Something I read from 1988 reminded me of the hopelessness that many face today:
Present hurts and uncertainty over what the future holds create the constant need for hope. Worldwide poverty, hunger, disease, and human potential to generate terror and destruction create a longing for something better. Historically people have looked to the future with a mixture of longing and fear. Many have concluded that there is no reasonable basis for hope and therefore to hope is to live with an illusion.1Paul K. McAlister, Baker Encyclopedia of the Bible, s.v., “Hope.”
What is hope? And why are so many hopeless today? Maybe it’s because people are putting their hope in all the wrong things.
The Bible warns us against false hope.2E. F. Harrison, International Standard Bible Encyclopedia, s.v., “Hope” and Nelson, Evangelical Dictionary of Biblical Theology, s.v., “Hope.”
The Bible warns us against putting our hope in people (Jer 17:5–8; Mic 7:3–5; Ps 118:9; 143:3–7). Whether princes, great men, neighbors, friends, spouses, children, or parents—people can dash our hopes in them.
The Bible warns us against putting our hope in riches (Job 31:24–28; Ps 52:1–7; Prov 11:28). They will perish with us in the end (Job 1:21; Ecc 5:15; Luke 12:13–21; 1 Tim 6:7).
The Bible warns us against putting our hope in whatever saves our physical lives (Ps 33:10–11, 16–17; Isa 30:15–16; 31:1–3; Hos 10:13). Personal strength, an army to bid, our resources and greatest plans—none of these will deliver us from death and take us into heaven.
The Bible warns us against putting our hope in false gods (Ps 115:4–8; Hab 2:18–19). They are made and make nothing themselves. They give no profit to those who worship them but bring woe from God instead.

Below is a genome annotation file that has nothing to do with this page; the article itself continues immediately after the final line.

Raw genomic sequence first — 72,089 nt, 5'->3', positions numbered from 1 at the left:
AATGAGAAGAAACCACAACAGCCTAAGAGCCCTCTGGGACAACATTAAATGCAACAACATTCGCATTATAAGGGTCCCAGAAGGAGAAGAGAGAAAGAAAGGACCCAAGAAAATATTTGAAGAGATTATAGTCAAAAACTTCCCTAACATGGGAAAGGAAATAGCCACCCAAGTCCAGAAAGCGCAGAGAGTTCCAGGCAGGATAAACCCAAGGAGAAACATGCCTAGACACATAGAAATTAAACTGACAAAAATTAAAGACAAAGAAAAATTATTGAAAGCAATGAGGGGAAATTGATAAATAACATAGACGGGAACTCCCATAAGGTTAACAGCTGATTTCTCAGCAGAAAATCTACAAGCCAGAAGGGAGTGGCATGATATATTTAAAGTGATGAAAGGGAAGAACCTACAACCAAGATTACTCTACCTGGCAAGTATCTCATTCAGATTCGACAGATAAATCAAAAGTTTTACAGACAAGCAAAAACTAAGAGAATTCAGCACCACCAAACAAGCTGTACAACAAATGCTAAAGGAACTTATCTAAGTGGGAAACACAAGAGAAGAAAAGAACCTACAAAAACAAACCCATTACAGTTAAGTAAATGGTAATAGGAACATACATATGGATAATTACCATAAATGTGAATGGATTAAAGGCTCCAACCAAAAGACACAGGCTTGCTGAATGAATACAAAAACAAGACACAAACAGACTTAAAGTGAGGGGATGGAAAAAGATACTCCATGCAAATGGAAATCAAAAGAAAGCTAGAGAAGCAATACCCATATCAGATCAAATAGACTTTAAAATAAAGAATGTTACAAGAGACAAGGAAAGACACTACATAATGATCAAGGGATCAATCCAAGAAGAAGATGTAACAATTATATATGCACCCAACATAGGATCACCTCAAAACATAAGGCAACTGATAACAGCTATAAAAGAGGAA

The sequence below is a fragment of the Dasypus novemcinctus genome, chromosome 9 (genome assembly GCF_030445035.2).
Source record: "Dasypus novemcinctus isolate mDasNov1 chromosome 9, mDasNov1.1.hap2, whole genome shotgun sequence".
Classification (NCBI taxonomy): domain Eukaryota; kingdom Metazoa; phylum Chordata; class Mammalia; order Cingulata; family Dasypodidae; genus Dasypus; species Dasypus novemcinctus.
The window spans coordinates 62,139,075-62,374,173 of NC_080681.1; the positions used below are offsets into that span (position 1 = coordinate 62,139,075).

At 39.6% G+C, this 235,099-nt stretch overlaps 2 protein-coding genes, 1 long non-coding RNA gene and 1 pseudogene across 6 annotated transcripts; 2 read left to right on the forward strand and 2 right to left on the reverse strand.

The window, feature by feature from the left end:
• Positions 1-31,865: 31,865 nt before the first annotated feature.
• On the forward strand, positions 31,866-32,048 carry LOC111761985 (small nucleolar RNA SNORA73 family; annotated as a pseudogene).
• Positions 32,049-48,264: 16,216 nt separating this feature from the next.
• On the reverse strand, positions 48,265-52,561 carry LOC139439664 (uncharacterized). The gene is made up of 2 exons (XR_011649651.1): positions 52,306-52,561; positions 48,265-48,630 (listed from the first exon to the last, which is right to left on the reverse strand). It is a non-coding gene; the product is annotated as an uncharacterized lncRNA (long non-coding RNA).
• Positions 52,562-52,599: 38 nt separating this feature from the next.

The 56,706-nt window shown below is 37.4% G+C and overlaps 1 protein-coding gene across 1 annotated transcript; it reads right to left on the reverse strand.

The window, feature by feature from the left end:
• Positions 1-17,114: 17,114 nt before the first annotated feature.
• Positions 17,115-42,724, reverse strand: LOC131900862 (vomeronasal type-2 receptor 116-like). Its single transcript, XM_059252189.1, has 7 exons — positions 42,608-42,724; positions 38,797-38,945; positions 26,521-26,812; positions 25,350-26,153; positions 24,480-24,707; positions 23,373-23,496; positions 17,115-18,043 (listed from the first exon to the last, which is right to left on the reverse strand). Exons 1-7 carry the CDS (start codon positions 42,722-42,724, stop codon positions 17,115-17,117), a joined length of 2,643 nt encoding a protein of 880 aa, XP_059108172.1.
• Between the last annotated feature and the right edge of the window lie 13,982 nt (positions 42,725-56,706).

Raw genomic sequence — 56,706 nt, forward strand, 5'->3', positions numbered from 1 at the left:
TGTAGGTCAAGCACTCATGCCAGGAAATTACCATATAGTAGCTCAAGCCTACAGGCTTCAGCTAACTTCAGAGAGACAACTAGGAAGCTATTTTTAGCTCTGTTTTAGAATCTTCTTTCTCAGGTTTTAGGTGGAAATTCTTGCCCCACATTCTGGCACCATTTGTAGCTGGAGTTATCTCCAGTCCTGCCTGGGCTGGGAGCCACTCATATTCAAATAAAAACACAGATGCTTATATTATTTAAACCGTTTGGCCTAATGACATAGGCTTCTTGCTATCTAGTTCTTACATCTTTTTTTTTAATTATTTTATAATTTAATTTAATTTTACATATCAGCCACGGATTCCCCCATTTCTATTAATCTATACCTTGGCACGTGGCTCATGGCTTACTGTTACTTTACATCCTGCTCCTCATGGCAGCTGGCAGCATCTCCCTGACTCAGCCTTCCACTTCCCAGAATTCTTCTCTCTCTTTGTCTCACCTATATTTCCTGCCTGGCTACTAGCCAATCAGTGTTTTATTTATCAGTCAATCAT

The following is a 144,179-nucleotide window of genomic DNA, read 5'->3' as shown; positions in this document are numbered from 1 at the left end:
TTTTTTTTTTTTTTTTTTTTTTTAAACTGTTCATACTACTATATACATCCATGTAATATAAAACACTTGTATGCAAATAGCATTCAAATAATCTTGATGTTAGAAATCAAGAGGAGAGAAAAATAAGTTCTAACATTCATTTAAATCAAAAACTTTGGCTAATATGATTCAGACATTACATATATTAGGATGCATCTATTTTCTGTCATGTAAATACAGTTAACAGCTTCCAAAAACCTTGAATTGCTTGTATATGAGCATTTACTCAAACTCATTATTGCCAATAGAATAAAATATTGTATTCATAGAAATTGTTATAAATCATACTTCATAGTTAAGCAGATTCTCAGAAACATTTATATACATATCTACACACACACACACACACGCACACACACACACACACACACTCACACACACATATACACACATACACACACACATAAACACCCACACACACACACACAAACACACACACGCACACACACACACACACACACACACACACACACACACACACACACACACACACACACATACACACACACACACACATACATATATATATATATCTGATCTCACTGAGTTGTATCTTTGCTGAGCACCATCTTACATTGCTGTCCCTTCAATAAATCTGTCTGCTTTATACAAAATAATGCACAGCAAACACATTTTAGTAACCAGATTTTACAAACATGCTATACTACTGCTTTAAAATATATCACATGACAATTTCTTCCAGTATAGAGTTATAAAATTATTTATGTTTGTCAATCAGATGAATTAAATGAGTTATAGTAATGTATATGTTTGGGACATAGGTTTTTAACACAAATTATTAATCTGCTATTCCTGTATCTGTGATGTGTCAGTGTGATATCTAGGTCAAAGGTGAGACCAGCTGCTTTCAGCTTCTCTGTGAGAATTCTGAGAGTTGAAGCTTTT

If our hope is in any of these things, we have “hope in this life only” and “are of all people most to be pitied” (1 Cor 15:19). We will “grieve as others do who have no hope” (1 Thess 4:13). We may even show that we are “separated from Christ… having no hope and without God in the world” (Eph 2:12). Our hope would thus be eternally deferred, and our heart forever sick (Prov 13:12). “Hope that is seen”—people, riches, resources, or gods made by men—“is not hope” (Rom 8:24).
True hope does exist. Let’s remind ourselves of that eternal hope today.
The Bible tells us what true hope really is.
There is only “the one hope” (Eph 4:4) which comes from “the God of hope” (Rom 15:13), which is in “Christ Jesus our hope” (1 Tim 1:1). More specifically, it is “Christ in you, the hope of glory” (Col 1:27). Here’s the story of that hope.
First, there was once a day when hope was unknown and unnecessary to man on earth. God created all things, man included, and walked and talked with him (cf. Gen 3:8). Everything was perfect. Faith was sight and hope unknown, and man knew only love (cf. 1 Thess 1:3; 5:8; 1 Cor 13:13; Gal 5:5–6; Heb 6:10–12; 1 Pet 1:21–22).
But then, man sinned, and the human race sinned in him (Rom 5:12). Spiritual and physical death came as a result along with a cursed creation (Gen 2:17; 3:17; Rom 3:23). Instead of getting better, things were worse, and the end for this world is destruction and fire forever (2 Peter 3:10–12; Rev 20:10, 14–15). This is the opposite of hope.
And without God, it’s just as hopeless for us. Like man in that moment, we, too, have sinned and deserve eternal death. We fail to love God and worship ourselves or other things instead. We take His name in vain. We fail to worship Him. We disobey our parents. We hate others and murder them in our hearts. We are immoral in thought and action. We steal, we lie, and we covet, lusting for what is not ours.